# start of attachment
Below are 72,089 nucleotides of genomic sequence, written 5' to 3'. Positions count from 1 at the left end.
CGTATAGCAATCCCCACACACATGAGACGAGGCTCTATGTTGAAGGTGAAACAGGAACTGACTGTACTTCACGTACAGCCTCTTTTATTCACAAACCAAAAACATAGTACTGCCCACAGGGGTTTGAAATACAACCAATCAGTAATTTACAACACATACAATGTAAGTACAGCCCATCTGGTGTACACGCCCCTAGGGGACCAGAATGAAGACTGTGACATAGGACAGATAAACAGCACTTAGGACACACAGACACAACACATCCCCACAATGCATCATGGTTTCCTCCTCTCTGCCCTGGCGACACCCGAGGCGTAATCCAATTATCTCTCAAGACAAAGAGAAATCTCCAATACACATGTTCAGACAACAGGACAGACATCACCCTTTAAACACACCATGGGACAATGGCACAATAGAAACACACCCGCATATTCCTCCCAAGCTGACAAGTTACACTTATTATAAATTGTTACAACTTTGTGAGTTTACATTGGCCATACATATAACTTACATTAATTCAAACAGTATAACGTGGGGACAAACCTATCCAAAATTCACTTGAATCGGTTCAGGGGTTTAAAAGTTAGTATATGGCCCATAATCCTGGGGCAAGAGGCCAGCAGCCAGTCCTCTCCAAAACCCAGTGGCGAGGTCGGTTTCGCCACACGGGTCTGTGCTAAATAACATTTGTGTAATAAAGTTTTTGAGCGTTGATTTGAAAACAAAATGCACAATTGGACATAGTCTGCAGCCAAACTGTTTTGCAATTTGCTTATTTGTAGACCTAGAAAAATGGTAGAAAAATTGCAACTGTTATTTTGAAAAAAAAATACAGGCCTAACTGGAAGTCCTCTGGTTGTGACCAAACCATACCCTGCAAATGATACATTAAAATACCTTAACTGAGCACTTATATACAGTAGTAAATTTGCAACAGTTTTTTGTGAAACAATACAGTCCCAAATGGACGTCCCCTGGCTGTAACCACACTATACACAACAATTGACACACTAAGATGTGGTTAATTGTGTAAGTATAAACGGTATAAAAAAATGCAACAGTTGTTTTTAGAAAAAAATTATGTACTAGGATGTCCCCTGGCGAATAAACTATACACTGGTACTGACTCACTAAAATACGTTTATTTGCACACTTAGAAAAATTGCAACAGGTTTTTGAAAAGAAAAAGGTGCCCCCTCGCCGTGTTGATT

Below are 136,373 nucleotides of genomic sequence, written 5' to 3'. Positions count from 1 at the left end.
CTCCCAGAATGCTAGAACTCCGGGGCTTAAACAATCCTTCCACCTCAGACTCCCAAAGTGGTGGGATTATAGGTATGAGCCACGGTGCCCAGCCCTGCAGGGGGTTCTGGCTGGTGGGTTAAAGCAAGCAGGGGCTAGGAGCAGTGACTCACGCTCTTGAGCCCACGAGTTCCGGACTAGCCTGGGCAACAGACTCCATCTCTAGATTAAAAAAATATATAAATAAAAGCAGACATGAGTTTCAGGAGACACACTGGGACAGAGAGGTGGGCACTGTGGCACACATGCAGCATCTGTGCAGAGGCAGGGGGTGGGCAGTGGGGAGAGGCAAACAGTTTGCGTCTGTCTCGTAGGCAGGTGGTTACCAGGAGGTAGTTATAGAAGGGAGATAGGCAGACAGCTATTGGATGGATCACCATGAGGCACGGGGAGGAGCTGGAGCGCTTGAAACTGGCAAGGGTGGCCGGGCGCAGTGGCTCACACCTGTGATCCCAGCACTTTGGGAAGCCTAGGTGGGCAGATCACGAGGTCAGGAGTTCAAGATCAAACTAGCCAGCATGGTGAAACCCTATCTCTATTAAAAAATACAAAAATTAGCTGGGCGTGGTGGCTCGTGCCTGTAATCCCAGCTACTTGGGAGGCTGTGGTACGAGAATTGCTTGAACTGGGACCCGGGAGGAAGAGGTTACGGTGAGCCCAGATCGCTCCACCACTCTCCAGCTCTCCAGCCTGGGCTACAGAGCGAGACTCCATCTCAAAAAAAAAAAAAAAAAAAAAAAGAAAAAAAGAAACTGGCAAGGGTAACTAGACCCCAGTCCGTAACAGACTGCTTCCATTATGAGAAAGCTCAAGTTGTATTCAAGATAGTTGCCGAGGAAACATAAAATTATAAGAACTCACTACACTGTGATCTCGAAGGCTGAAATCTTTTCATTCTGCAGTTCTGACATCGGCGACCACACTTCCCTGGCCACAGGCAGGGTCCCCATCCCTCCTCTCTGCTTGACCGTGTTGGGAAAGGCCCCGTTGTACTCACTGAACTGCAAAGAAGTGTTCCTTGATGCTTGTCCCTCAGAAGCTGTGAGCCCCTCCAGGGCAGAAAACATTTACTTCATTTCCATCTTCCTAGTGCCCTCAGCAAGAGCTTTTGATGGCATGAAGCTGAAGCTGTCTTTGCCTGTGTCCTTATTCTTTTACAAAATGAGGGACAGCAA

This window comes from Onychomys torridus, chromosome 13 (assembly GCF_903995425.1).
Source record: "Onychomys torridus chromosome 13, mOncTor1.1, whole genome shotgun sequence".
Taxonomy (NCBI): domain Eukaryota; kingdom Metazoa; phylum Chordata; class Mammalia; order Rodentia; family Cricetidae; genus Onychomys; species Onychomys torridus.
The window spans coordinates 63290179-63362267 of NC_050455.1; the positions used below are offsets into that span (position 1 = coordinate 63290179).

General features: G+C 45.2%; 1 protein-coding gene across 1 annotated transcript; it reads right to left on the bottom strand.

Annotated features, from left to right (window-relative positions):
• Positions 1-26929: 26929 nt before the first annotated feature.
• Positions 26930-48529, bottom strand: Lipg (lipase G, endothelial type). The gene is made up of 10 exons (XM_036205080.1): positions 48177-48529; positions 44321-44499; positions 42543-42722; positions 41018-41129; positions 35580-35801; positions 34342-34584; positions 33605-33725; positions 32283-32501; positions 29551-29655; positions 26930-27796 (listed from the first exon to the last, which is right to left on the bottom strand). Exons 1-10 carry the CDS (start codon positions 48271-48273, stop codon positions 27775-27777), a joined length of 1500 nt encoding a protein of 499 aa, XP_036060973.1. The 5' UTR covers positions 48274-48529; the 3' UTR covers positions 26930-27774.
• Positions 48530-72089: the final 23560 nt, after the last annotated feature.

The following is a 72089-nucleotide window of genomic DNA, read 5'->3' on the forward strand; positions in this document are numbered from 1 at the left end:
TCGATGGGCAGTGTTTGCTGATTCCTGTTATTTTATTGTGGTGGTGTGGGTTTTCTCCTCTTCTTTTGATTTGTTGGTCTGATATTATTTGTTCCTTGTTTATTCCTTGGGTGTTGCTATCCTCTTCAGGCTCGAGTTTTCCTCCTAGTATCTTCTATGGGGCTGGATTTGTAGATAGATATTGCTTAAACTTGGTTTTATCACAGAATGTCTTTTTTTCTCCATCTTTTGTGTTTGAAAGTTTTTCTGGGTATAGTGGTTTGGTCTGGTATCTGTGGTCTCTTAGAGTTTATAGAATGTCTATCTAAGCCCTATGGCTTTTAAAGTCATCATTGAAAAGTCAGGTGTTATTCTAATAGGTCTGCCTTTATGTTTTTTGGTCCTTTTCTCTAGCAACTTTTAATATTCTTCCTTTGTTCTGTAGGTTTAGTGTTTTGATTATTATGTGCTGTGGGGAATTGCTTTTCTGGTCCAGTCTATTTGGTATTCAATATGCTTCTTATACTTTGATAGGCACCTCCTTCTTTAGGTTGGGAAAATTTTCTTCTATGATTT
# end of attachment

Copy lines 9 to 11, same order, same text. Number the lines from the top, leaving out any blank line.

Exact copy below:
General features: G+C 45.2%; 1 protein-coding gene across 1 annotated transcript; it reads right to left on the bottom strand.

Annotated features, from left to right (window-relative positions):
• Positions 1-26929: 26929 nt before the first annotated feature.